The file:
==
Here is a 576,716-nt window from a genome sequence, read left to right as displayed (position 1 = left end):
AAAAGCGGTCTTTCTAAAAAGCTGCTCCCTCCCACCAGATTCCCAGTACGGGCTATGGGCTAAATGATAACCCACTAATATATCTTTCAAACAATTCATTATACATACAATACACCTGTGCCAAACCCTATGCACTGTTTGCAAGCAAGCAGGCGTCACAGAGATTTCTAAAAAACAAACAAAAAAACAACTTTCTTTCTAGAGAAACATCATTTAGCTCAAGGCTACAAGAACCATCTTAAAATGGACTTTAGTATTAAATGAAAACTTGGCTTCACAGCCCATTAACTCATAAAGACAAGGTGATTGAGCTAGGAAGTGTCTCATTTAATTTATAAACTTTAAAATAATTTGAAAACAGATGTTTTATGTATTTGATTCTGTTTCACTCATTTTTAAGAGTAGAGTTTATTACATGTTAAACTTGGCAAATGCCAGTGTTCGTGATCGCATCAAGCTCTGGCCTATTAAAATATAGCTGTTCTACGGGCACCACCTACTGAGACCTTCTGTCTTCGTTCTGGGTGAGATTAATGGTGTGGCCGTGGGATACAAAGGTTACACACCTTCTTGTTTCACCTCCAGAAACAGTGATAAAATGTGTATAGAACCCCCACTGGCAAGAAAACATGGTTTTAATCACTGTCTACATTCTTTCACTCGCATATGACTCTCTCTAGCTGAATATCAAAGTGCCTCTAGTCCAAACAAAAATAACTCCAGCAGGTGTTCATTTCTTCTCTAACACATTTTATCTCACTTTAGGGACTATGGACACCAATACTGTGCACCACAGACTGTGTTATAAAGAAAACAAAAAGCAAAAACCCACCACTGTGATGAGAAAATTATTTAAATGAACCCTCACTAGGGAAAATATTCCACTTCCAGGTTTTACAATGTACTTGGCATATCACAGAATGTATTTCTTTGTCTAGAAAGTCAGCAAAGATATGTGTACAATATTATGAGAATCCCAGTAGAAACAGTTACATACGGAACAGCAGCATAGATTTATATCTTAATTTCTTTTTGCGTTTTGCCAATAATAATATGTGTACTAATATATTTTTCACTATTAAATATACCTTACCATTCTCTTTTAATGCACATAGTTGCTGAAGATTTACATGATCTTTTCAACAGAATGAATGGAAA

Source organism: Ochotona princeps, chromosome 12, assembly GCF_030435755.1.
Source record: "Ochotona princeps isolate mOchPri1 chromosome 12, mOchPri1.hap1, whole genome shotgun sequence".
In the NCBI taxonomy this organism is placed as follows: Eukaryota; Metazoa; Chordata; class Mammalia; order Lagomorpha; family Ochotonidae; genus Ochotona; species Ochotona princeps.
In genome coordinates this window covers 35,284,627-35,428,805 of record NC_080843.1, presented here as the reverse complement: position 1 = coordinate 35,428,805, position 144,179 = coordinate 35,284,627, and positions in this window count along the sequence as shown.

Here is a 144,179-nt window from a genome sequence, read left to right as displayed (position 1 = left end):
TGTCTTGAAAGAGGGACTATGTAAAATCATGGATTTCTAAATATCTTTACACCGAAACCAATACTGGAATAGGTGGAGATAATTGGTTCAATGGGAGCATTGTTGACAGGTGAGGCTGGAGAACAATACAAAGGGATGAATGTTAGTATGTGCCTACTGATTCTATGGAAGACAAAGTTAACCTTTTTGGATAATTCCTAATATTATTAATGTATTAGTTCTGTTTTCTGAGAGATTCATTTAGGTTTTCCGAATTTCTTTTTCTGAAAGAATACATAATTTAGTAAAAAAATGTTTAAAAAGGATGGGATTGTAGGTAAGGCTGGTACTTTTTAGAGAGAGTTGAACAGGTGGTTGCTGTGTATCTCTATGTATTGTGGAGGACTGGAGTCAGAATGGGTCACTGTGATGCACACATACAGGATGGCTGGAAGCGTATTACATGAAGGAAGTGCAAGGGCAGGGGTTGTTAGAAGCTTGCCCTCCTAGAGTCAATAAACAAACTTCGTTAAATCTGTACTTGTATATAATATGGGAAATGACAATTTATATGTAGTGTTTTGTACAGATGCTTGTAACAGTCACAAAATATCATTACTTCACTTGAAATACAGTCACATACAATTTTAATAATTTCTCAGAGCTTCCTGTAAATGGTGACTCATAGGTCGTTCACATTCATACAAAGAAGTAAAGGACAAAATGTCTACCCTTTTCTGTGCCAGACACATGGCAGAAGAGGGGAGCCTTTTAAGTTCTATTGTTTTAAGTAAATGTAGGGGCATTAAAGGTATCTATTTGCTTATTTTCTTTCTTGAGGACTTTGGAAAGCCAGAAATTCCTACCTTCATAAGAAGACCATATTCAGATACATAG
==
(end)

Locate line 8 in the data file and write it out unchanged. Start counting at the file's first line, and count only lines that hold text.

TGTCTTGAAAGAGGGACTATGTAAAATCATGGATTTCTAAATATCTTTACACCGAAACCAATACTGGAATAGGTGGAGATAATTGGTTCAATGGGAGCATTGTTGACAGGTGAGGCTGGAGAACAATACAAAGGGATGAATGTTAGTATGTGCCTACTGATTCTATGGAAGACAAAGTTAACCTTTTTGGATAATTCCTAATATTATTAATGTATTAGTTCTGTTTTCTGAGAGATTCATTTAGGTTTTCCGAATTTCTTTTTCTGAAAGAATACATAATTTAGTAAAAAAATGTTTAAAAAGGATGGGATTGTAGGTAAGGCTGGTACTTTTTAGAGAGAGTTGAACAGGTGGTTGCTGTGTATCTCTATGTATTGTGGAGGACTGGAGTCAGAATGGGTCACTGTGATGCACACATACAGGATGGCTGGAAGCGTATTACATGAAGGAAGTGCAAGGGCAGGGGTTGTTAGAAGCTTGCCCTCCTAGAGTCAATAAACAAACTTCGTTAAATCTGTACTTGTATATAATATGGGAAATGACAATTTATATGTAGTGTTTTGTACAGATGCTTGTAACAGTCACAAAATATCATTACTTCACTTGAAATACAGTCACATACAATTTTAATAATTTCTCAGAGCTTCCTGTAAATGGTGACTCATAGGTCGTTCACATTCATACAAAGAAGTAAAGGACAAAATGTCTACCCTTTTCTGTGCCAGACACATGGCAGAAGAGGGGAGCCTTTTAAGTTCTATTGTTTTAAGTAAATGTAGGGGCATTAAAGGTATCTATTTGCTTATTTTCTTTCTTGAGGACTTTGGAAAGCCAGAAATTCCTACCTTCATAAGAAGACCATATTCAGATACATAG